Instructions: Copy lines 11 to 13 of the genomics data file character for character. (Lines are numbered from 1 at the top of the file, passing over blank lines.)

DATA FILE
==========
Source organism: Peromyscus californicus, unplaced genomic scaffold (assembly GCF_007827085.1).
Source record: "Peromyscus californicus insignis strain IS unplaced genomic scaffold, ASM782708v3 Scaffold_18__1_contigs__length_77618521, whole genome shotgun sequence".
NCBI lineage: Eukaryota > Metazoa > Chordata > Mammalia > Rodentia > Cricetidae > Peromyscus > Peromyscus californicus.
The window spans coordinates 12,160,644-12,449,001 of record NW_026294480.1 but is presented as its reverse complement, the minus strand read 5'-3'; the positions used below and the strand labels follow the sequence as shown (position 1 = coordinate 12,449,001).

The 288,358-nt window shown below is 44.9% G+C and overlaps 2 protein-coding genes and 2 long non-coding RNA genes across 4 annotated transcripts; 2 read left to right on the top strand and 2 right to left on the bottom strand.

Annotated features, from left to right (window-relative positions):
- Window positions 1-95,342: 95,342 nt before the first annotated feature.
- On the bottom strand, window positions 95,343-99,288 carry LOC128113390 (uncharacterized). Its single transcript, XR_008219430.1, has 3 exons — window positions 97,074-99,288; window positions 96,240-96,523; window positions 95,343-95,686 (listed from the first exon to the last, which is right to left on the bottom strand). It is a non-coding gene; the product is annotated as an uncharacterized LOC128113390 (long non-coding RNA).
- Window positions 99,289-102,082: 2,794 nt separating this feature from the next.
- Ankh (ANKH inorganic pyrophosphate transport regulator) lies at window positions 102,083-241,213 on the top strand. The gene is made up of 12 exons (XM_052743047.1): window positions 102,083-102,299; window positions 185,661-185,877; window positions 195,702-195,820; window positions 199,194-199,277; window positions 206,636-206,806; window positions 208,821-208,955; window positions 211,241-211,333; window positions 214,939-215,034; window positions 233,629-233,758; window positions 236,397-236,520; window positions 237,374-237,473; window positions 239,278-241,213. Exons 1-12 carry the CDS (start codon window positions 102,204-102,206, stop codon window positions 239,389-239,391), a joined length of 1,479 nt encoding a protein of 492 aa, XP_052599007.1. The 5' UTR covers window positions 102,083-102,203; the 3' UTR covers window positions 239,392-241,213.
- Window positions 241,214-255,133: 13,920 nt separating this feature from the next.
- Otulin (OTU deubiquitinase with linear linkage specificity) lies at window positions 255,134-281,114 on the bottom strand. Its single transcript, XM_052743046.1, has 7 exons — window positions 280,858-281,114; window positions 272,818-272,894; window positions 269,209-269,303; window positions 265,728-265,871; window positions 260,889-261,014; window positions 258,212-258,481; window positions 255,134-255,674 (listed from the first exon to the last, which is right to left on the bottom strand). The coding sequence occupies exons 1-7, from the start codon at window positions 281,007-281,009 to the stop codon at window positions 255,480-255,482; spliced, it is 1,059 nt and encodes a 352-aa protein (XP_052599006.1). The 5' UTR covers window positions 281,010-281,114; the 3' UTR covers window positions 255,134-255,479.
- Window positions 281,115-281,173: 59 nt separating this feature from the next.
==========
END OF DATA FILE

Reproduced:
- Window positions 241,214-255,133: 13,920 nt separating this feature from the next.
- Otulin (OTU deubiquitinase with linear linkage specificity) lies at window positions 255,134-281,114 on the bottom strand. Its single transcript, XM_052743046.1, has 7 exons — window positions 280,858-281,114; window positions 272,818-272,894; window positions 269,209-269,303; window positions 265,728-265,871; window positions 260,889-261,014; window positions 258,212-258,481; window positions 255,134-255,674 (listed from the first exon to the last, which is right to left on the bottom strand). The coding sequence occupies exons 1-7, from the start codon at window positions 281,007-281,009 to the stop codon at window positions 255,480-255,482; spliced, it is 1,059 nt and encodes a 352-aa protein (XP_052599006.1). The 5' UTR covers window positions 281,010-281,114; the 3' UTR covers window positions 255,134-255,479.
- Window positions 281,115-281,173: 59 nt separating this feature from the next.